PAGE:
A packet entering OvS-DPDK from a physical or virtual interface receives a unique identifier or hash, based on its header fields, which is then matched against an entry in one of three main switching tables: the exact match cache (EMC), the data path classifier (dpcls), or the ofproto classifier. A packet’s identifier will traverse each of these three tables in order, unless a match is found, in which case the appropriate actions indicated by the match rule in the table will be executed and the packet forwarded out of the switch upon completion of all actions. This scheme is illustrated in Figure 3.
Figure 3: Open vSwitch* with Data Plane Development Kit switching table hierarchy.
The three tables have different characteristics and associated throughput performance/latency. The EMC offers fastest processing for a limited number of table entries. The packet’s identifier must exactly match the entry in this table for all fields—the 5-tuple of source IP and port, destination IP and port, and protocol—for highest speed processing or it will “miss” on the EMC and pass through to the dpcls. The dpcls contains many more table entries (arranged in multiple subtables) and enables wildcard matching of the packet identifier (for example, destination IP and port are specified but any source is allowed). This gives approximately half the throughput performance of the EMC and caters to a much larger number of table entries. Packet flows matched in the dpcls are installed in the EMC so that subsequent packets with the same identifier can be processed at the highest speed.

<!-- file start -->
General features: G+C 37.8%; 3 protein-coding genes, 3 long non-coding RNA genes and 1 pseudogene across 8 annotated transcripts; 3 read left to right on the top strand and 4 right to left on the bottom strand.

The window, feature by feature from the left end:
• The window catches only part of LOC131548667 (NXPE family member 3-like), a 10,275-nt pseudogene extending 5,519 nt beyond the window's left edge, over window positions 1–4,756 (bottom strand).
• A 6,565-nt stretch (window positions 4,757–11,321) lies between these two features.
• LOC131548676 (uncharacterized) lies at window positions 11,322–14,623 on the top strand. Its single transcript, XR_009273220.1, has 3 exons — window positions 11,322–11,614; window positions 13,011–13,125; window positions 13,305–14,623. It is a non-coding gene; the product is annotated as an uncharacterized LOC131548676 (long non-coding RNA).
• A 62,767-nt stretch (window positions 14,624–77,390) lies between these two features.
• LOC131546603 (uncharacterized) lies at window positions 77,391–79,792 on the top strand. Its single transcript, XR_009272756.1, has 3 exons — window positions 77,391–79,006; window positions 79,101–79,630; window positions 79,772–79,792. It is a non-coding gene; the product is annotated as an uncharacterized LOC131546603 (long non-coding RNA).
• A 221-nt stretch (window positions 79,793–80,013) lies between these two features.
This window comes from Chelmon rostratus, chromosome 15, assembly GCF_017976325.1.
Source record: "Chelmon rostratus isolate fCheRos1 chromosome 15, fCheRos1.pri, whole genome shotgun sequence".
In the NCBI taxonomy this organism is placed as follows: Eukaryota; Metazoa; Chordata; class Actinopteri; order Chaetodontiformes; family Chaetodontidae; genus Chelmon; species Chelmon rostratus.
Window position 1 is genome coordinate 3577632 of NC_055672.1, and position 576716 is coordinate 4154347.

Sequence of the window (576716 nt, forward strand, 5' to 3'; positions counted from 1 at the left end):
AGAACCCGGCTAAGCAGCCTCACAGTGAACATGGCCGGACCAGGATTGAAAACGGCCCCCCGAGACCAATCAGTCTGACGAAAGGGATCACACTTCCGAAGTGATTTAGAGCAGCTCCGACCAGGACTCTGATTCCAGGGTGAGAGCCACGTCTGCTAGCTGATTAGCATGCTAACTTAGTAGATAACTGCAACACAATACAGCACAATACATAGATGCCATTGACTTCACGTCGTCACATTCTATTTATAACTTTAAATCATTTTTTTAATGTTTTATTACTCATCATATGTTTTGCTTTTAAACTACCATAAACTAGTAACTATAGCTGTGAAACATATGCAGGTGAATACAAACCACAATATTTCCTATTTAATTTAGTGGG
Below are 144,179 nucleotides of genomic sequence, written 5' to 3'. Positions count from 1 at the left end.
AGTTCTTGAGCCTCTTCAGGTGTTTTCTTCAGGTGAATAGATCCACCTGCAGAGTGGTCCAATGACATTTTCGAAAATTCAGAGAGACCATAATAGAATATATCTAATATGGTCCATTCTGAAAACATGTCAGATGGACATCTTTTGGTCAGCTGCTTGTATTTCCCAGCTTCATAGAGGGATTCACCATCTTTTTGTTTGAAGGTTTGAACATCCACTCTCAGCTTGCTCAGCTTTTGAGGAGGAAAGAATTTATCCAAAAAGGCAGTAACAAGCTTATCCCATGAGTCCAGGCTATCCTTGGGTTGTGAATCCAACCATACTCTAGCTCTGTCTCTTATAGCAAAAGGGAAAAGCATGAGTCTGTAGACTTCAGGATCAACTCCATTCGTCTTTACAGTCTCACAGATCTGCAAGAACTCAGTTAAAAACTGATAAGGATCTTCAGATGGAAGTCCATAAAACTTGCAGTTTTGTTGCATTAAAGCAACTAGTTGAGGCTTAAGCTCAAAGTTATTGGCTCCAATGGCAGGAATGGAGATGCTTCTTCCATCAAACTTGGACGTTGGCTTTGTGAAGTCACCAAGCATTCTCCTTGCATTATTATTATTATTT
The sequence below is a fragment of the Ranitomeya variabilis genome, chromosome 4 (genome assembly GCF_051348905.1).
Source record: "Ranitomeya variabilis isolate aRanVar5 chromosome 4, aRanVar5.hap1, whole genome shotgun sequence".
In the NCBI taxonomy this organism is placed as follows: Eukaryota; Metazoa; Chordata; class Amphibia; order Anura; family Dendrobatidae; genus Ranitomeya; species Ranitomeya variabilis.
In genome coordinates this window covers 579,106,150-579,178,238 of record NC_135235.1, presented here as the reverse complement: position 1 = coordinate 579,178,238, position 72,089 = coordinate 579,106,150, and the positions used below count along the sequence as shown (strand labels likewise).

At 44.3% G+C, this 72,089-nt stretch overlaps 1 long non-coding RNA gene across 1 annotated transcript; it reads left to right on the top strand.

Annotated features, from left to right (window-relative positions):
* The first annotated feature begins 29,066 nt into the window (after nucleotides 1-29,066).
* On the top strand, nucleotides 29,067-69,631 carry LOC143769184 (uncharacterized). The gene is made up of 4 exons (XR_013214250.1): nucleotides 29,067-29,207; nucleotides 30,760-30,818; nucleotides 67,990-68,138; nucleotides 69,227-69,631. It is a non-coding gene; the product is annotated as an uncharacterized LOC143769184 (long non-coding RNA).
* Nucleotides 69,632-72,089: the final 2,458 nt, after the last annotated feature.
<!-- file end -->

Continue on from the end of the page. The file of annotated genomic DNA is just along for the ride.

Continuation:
A miss on the dpcls results in the packet identifier being sent to the ofproto classifier so that the OpenFlow controller can decide on the action. This path is the least performant, >10x slower than the EMC. Matches in the ofproto classifier result in new table entries being established in the faster switching tables so that subsequent packets in the same flow can be processed more quickly.
At the time of this writing, the following high-level OvS-DPDK features are available on the OvS master code branch:
A recent performance comparison between native OvS and OvS-DPDK is highlighted in Figure 4. This shows the throughput in packets-per-second for the Phy-OvS-Phy use case, indicating a ~10x performance enhancement for OvS-DPDK over native OvS, increasing to ~12x with Intel® Hyper-Threading Technology (Intel® HT Technology) enabled (labelled 1C2T, or one physical core with two logical threads, in the figure legend). Similarly, the Phy-OvS-VM-OvS-Phy use case demonstrates a ~9x performance enhancement for OvS-DPDK over native OvS.
Figure 4: Performance comparison - native Open vSwitch* (OvS) and OvS with Data Plane Development Kit.
The hardware and software configuration for this data, along with further use case results, can be found in the Intel® Open Network Platform (Intel® ONP) performance report.
OvS-DPDK is available in the upstream openvswitch.org repository and is also available through Linux distributions as below. The latest milestone release is OvS 2.6 (September 2016), and releases are made with a six-month cadence.
Packaged versions of OvS with DPDK are available from:
To learn more about OvS-DPDK, check out the following videos and articles on Intel® Developer Zone, 01.org, Intel® Network Builders and Intel® Network Builders University.
Articles and Videos:
OvS with DPDK milestone release webinars:
Have a question? Feel free to follow up with the query on the Open vSwitch discussion mailing thread.
Robin Giller is a program manager with the Intel Network Platforms Group.